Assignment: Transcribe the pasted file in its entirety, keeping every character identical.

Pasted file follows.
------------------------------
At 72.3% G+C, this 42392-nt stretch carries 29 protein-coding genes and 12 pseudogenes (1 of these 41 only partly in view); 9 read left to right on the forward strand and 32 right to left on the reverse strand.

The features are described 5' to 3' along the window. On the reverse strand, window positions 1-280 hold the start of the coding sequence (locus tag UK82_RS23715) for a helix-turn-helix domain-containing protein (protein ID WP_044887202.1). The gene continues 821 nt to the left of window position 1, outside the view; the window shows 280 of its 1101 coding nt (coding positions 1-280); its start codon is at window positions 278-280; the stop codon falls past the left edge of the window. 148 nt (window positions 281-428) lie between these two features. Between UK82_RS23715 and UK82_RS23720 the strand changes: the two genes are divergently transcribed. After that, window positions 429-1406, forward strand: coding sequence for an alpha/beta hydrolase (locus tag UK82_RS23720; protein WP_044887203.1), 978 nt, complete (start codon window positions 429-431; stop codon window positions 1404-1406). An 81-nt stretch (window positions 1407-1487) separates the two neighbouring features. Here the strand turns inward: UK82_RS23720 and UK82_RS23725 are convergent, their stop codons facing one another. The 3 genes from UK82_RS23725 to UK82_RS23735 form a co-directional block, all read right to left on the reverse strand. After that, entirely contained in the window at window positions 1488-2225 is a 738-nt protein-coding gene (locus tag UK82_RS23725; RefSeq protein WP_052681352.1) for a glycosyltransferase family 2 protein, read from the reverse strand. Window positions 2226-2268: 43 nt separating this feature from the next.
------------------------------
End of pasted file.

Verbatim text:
At 72.3% G+C, this 42392-nt stretch carries 29 protein-coding genes and 12 pseudogenes (1 of these 41 only partly in view); 9 read left to right on the forward strand and 32 right to left on the reverse strand.

The features are described 5' to 3' along the window. On the reverse strand, window positions 1-280 hold the start of the coding sequence (locus tag UK82_RS23715) for a helix-turn-helix domain-containing protein (protein ID WP_044887202.1). The gene continues 821 nt to the left of window position 1, outside the view; the window shows 280 of its 1101 coding nt (coding positions 1-280); its start codon is at window positions 278-280; the stop codon falls past the left edge of the window. 148 nt (window positions 281-428) lie between these two features. Between UK82_RS23715 and UK82_RS23720 the strand changes: the two genes are divergently transcribed. After that, window positions 429-1406, forward strand: coding sequence for an alpha/beta hydrolase (locus tag UK82_RS23720; protein WP_044887203.1), 978 nt, complete (start codon window positions 429-431; stop codon window positions 1404-1406). An 81-nt stretch (window positions 1407-1487) separates the two neighbouring features. Here the strand turns inward: UK82_RS23720 and UK82_RS23725 are convergent, their stop codons facing one another. The 3 genes from UK82_RS23725 to UK82_RS23735 form a co-directional block, all read right to left on the reverse strand. After that, entirely contained in the window at window positions 1488-2225 is a 738-nt protein-coding gene (locus tag UK82_RS23725; RefSeq protein WP_052681352.1) for a glycosyltransferase family 2 protein, read from the reverse strand. Window positions 2226-2268: 43 nt separating this feature from the next.